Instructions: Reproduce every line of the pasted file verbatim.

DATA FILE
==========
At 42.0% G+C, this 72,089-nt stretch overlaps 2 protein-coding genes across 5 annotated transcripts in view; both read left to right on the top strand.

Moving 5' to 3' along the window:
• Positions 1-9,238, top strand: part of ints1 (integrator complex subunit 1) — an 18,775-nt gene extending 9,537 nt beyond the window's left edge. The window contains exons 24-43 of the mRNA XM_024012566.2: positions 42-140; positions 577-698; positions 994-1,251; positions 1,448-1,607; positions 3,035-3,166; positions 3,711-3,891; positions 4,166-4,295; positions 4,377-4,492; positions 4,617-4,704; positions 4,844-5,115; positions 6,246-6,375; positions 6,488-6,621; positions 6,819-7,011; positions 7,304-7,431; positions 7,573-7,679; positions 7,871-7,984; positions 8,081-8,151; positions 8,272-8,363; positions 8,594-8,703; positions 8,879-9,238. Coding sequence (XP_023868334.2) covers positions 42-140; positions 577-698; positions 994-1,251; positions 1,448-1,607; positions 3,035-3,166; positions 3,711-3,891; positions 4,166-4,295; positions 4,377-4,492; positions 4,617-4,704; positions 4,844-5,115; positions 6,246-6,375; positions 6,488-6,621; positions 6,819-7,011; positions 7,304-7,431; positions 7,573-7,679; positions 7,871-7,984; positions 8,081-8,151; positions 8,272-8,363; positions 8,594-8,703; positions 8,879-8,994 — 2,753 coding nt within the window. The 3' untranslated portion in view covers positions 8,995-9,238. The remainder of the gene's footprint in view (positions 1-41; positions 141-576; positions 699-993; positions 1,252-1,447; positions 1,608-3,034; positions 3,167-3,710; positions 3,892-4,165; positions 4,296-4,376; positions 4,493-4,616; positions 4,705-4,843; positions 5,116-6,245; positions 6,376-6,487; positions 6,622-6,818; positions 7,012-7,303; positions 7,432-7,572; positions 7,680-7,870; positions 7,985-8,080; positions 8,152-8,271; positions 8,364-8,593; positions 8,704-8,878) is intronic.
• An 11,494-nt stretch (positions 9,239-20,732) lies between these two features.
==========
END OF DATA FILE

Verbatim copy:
At 42.0% G+C, this 72,089-nt stretch overlaps 2 protein-coding genes across 5 annotated transcripts in view; both read left to right on the top strand.

Moving 5' to 3' along the window:
• Positions 1-9,238, top strand: part of ints1 (integrator complex subunit 1) — an 18,775-nt gene extending 9,537 nt beyond the window's left edge. The window contains exons 24-43 of the mRNA XM_024012566.2: positions 42-140; positions 577-698; positions 994-1,251; positions 1,448-1,607; positions 3,035-3,166; positions 3,711-3,891; positions 4,166-4,295; positions 4,377-4,492; positions 4,617-4,704; positions 4,844-5,115; positions 6,246-6,375; positions 6,488-6,621; positions 6,819-7,011; positions 7,304-7,431; positions 7,573-7,679; positions 7,871-7,984; positions 8,081-8,151; positions 8,272-8,363; positions 8,594-8,703; positions 8,879-9,238. Coding sequence (XP_023868334.2) covers positions 42-140; positions 577-698; positions 994-1,251; positions 1,448-1,607; positions 3,035-3,166; positions 3,711-3,891; positions 4,166-4,295; positions 4,377-4,492; positions 4,617-4,704; positions 4,844-5,115; positions 6,246-6,375; positions 6,488-6,621; positions 6,819-7,011; positions 7,304-7,431; positions 7,573-7,679; positions 7,871-7,984; positions 8,081-8,151; positions 8,272-8,363; positions 8,594-8,703; positions 8,879-8,994 — 2,753 coding nt within the window. The 3' untranslated portion in view covers positions 8,995-9,238. The remainder of the gene's footprint in view (positions 1-41; positions 141-576; positions 699-993; positions 1,252-1,447; positions 1,608-3,034; positions 3,167-3,710; positions 3,892-4,165; positions 4,296-4,376; positions 4,493-4,616; positions 4,705-4,843; positions 5,116-6,245; positions 6,376-6,487; positions 6,622-6,818; positions 7,012-7,303; positions 7,432-7,572; positions 7,680-7,870; positions 7,985-8,080; positions 8,152-8,271; positions 8,364-8,593; positions 8,704-8,878) is intronic.
• An 11,494-nt stretch (positions 9,239-20,732) lies between these two features.